July 30, 1619: America’s first legislative assembly is held
If you’ve seen C-SPAN, you know exactly what goes on in a legislative assembly. These special meetings provide their respective regions a chance to make a change. They can also provide us with some meme-worthy moments. So, how did the very first one fare?
Established by King James I in 1606, the London Company created colonial settlements around Virginia. While they faced some struggles, they had a healthy establishment of towns. They also had some of the best tobacco in the country. The company sold them like hotcakes to those willing to throw cash in their face.
We need to have a talk
In April 1619, the London Company abolished martial law in the area. They held a meeting amongst the settlers in the area. Since many of them have never met, this would be the perfect opportunity. Aside from making new friends, the London Company wanted to vote on various topics. They turned to Virginia Governor George Yeardley for some assistance. Yeardley announced plans for an assembly meeting and invited everyone to come.
On July 30, 1619, 22 representatives arrived at the sole church in Jamestown. Since it was summer, the conditions inside the building were unbearable. One unnamed representative died from heat exhaustion. Instead of replacing them, they continued with the 21 remaining representatives. For six days, they made significant changes for the area. Some changes included protecting Native Americans and required church attendance. For its first tax law, they forced citizens to pay assembly officials in tobacco for their services. Surprising many in attendance, the overall meeting went as smooth as possible. This eventually led to the House of Burgesses, which morphed into the Virginia House of Delegates.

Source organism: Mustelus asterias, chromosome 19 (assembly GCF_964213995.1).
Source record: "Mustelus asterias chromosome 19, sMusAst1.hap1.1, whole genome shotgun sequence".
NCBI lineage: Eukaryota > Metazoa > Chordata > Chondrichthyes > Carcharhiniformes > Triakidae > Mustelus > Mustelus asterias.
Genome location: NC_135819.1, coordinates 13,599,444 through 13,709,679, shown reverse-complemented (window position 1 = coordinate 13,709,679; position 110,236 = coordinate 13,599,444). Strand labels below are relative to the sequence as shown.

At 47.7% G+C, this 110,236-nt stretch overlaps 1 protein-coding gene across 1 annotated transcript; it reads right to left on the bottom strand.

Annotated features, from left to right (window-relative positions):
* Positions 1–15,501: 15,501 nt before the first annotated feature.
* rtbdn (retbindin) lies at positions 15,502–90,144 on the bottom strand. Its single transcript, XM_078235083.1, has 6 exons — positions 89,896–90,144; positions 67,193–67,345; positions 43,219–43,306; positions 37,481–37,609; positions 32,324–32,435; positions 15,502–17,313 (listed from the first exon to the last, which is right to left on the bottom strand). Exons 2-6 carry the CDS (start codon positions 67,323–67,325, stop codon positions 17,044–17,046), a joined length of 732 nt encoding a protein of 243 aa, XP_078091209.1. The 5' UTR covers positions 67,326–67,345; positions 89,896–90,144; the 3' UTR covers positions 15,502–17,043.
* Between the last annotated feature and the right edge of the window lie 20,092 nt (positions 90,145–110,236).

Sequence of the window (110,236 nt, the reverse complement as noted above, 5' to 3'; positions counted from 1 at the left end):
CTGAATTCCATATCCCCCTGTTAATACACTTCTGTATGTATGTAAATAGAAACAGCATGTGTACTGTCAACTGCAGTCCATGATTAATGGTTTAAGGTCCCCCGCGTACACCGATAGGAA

In early 2019, Virginia launched the Database of House Members to find members from the early years. “Launching DOME at the start of the 400th anniversary of the Virginia General Assembly (1619-2019) not only is apt but in keeping with the House Clerk’s Office long tradition of and well-deserved reputation for providing dependable, high-quality services in a very timely and customer- friendly manner,” house clerk Paul Nardo told Virginia Mercury. Luckily, today’s representatives have the AC on for their sessions.